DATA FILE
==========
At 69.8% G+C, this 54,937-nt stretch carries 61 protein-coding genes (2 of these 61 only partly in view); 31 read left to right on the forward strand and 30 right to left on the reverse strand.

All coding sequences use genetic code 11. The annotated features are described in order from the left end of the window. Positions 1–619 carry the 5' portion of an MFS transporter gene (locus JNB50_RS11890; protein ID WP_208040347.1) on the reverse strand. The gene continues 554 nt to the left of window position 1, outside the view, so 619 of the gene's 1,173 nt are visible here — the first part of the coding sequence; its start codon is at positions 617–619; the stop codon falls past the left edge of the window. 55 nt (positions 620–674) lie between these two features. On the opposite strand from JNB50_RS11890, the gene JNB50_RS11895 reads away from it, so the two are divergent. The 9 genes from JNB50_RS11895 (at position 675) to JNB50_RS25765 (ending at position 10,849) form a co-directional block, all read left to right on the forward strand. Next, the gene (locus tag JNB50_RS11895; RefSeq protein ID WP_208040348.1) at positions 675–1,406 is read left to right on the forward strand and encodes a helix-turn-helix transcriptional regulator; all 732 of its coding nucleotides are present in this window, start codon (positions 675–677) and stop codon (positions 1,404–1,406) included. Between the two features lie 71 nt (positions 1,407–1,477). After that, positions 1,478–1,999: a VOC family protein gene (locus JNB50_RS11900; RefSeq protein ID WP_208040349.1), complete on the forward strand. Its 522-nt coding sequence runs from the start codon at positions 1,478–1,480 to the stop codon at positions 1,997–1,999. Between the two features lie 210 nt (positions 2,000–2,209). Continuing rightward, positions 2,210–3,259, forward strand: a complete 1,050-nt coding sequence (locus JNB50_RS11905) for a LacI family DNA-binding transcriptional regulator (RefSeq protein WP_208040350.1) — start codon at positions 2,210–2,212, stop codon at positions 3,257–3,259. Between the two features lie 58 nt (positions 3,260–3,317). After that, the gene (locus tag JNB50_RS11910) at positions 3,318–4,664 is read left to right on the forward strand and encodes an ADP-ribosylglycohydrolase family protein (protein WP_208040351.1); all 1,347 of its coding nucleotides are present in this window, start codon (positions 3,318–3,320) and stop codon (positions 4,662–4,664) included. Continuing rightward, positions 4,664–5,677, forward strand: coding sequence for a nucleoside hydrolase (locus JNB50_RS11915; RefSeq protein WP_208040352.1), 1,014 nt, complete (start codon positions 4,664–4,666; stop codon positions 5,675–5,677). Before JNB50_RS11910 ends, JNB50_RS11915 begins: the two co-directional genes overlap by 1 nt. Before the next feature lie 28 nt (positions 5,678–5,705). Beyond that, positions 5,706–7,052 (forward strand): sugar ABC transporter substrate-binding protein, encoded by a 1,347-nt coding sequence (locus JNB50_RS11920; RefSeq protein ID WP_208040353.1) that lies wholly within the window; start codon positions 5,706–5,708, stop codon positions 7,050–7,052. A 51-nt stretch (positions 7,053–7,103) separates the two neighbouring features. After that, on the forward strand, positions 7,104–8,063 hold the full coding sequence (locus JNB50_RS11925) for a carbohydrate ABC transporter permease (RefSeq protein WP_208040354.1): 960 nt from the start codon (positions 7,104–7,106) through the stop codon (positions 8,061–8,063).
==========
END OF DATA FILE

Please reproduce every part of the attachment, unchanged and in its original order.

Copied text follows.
At 69.8% G+C, this 54,937-nt stretch carries 61 protein-coding genes (2 of these 61 only partly in view); 31 read left to right on the forward strand and 30 right to left on the reverse strand.

All coding sequences use genetic code 11. The annotated features are described in order from the left end of the window. Positions 1–619 carry the 5' portion of an MFS transporter gene (locus JNB50_RS11890; protein ID WP_208040347.1) on the reverse strand. The gene continues 554 nt to the left of window position 1, outside the view, so 619 of the gene's 1,173 nt are visible here — the first part of the coding sequence; its start codon is at positions 617–619; the stop codon falls past the left edge of the window. 55 nt (positions 620–674) lie between these two features. On the opposite strand from JNB50_RS11890, the gene JNB50_RS11895 reads away from it, so the two are divergent. The 9 genes from JNB50_RS11895 (at position 675) to JNB50_RS25765 (ending at position 10,849) form a co-directional block, all read left to right on the forward strand. Next, the gene (locus tag JNB50_RS11895; RefSeq protein ID WP_208040348.1) at positions 675–1,406 is read left to right on the forward strand and encodes a helix-turn-helix transcriptional regulator; all 732 of its coding nucleotides are present in this window, start codon (positions 675–677) and stop codon (positions 1,404–1,406) included. Between the two features lie 71 nt (positions 1,407–1,477). After that, positions 1,478–1,999: a VOC family protein gene (locus JNB50_RS11900; RefSeq protein ID WP_208040349.1), complete on the forward strand. Its 522-nt coding sequence runs from the start codon at positions 1,478–1,480 to the stop codon at positions 1,997–1,999. Between the two features lie 210 nt (positions 2,000–2,209). Continuing rightward, positions 2,210–3,259, forward strand: a complete 1,050-nt coding sequence (locus JNB50_RS11905) for a LacI family DNA-binding transcriptional regulator (RefSeq protein WP_208040350.1) — start codon at positions 2,210–2,212, stop codon at positions 3,257–3,259. Between the two features lie 58 nt (positions 3,260–3,317). After that, the gene (locus tag JNB50_RS11910) at positions 3,318–4,664 is read left to right on the forward strand and encodes an ADP-ribosylglycohydrolase family protein (protein WP_208040351.1); all 1,347 of its coding nucleotides are present in this window, start codon (positions 3,318–3,320) and stop codon (positions 4,662–4,664) included. Continuing rightward, positions 4,664–5,677, forward strand: coding sequence for a nucleoside hydrolase (locus JNB50_RS11915; RefSeq protein WP_208040352.1), 1,014 nt, complete (start codon positions 4,664–4,666; stop codon positions 5,675–5,677). Before JNB50_RS11910 ends, JNB50_RS11915 begins: the two co-directional genes overlap by 1 nt. Before the next feature lie 28 nt (positions 5,678–5,705). Beyond that, positions 5,706–7,052 (forward strand): sugar ABC transporter substrate-binding protein, encoded by a 1,347-nt coding sequence (locus JNB50_RS11920; RefSeq protein ID WP_208040353.1) that lies wholly within the window; start codon positions 5,706–5,708, stop codon positions 7,050–7,052. A 51-nt stretch (positions 7,053–7,103) separates the two neighbouring features. After that, on the forward strand, positions 7,104–8,063 hold the full coding sequence (locus JNB50_RS11925) for a carbohydrate ABC transporter permease (RefSeq protein WP_208040354.1): 960 nt from the start codon (positions 7,104–7,106) through the stop codon (positions 8,061–8,063).